There’s been quite a shakeup in the wireless collaboration world – it’s a wakeup call, and the AV community should take notice. On May 2nd, Security Week published an article by Edward Kovacs. The article, Many Vulnerabilities Found in Wireless Presentation Devices, describes how researchers at Tenable have discovered 15 security vulnerabilities across eight wireless collaboration systems, including flaws that can be exploited to remotely inject commands and even install software on those units.
This is some very serious stuff and given that, as CTO, I’m in charge of security of our product in the space, you can bet I put a call into Tenable right away. We are not vulnerable to the exploits – but many products are.
I’ve had several emails and IMs directly related to the discovered vulnerability in other products – so I want to first talk about the problem and how it happened. But probably more importantly, I’d like to point out what this means for AV technologies as a whole.
How can the same vulnerabilities be found in eight different systems from different manufacturers? Well, the technical heritage of all of those products can be traced back to the same Taiwanese company Awind. The products have wrapped different features on the core tech and a variety of user-interface polish, but fundamentally they are the same product. All eight systems continue to share code! Some of the vulnerabilities are considered critical and include the ability to obtain unauthorized access to a device, remote exploitation to change admin and moderator passwords, and even cause a denial-of-service (DoS) condition.
So how did this happen?
Most of these companies emerged from the AV space but that shouldn’t be an excuse. AV began to take center stage as a legitimate technology field more than ten years ago as dedicated video began to migrate to traditional digital networks. The convergence of AV/IT has been remarkable – it’s given us consumer video streaming to the home, wireless in the conference room, and amazing experiential environments both at work and play.
But some of these companies don’t take the responsibility of being a network enabled device seriously. I’ve blogged about this in the past, and in light of what just happened, was maybe too circumspect. So I’ll be blunt – when designing a network attached appliance – you must take on a new and unique responsibility – that of the security and stability of your customers’ network. You need to ensure your device is tested often by independent, third-party companies. You have to build fail-safes and monitoring services in concert with cool new features.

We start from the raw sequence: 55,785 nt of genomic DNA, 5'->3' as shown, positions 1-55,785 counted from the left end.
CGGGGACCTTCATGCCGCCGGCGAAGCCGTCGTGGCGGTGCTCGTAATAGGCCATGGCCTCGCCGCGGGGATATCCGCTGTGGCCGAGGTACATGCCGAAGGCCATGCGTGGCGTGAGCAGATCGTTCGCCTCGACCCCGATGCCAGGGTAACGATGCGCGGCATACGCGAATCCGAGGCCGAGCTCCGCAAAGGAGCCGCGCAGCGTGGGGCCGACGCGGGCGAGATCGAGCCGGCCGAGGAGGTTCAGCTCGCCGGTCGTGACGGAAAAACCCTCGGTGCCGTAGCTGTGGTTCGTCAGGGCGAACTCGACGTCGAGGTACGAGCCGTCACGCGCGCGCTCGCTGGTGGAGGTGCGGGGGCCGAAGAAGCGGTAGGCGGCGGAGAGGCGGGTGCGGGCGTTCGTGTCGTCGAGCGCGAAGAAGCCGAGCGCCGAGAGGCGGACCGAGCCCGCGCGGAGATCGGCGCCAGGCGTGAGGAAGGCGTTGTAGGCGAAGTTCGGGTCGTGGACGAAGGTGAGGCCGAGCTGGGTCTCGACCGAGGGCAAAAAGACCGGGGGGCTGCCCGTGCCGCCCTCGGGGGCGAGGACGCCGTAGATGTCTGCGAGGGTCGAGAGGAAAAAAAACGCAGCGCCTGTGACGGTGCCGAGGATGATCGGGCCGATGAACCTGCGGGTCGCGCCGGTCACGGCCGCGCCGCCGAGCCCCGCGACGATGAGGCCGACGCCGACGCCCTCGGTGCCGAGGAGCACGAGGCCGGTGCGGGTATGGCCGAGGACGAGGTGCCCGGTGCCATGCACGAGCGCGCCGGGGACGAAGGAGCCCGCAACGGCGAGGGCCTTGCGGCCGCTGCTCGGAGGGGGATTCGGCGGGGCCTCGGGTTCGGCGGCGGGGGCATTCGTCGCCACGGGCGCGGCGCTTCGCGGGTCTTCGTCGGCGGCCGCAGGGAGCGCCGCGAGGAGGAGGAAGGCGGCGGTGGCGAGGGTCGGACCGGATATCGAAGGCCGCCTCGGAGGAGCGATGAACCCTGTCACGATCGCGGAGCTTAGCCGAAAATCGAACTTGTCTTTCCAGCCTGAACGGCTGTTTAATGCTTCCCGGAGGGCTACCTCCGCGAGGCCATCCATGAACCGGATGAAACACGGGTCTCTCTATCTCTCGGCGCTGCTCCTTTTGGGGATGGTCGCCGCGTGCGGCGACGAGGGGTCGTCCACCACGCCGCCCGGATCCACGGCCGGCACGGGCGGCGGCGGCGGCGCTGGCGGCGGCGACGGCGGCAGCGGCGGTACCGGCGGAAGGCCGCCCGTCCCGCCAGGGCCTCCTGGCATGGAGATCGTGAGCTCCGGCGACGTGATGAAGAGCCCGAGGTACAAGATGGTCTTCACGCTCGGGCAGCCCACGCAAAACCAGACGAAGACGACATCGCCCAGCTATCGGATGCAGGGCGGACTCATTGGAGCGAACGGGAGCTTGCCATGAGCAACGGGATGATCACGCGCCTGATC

Should customers shy away from wireless streaming in the enterprise?
Absolutely not. It’s tempting to listen to companies who encourage you to deploy isolated products (i.e., Barco’s Clickshare often encouraged users to deploy rogue WAPs rather than attach to the network) but that’s an approach that looks backward and isn’t scalable or even maintainable. But customers should hold companies accountable. You put printers on your network and expect them to be secure. You should be able to deploy AV products that are arguably more important to your workplace productivity than printers.
How does Mersive ensure security?
First, it’s an ongoing process. I monitor the NIST database every week. Every release we audit new features in light of how they’ll impact security. In fact, we view security so paramount to our strong customer relationships that we run multiple third-party penetration tests each year. This is not an inexpensive process (both in time and money), but it’s well worth it. These tests help determine our roadmap and security hardening methods. We also share the results from these tests with our customers as we believe transparency is key to ensuring all parties can rely on our ability to provide a stable and secure network-attached device.
If you want to read more about the importance of security in the world of AV, take a look at the post I published just last month, Security in the World of IoT. If you’re developing network-attached products (who isn’t in the AV market?), consider adding a security product manager to your team. If you’re one of the eight companies that appeared in the Tenable report, you probably should not only add a security officer but rethink your approach to security overall.
What should you do if you have some of these products still on your network?
Shut them down until you can validate they no longer exhibit these issues. I’d isolate them and run a port scan to look for the dangerous signature. Also, reach out to our sales team and see if you can swap those products for a Solstice Pod.
We take great pride in everything we do from our deliberate and fastidious code builds to our human-centered UI design. I think our careful approach comes from our academic background, and I hope this comes across in our products.
This post originally appeared on The Visualist.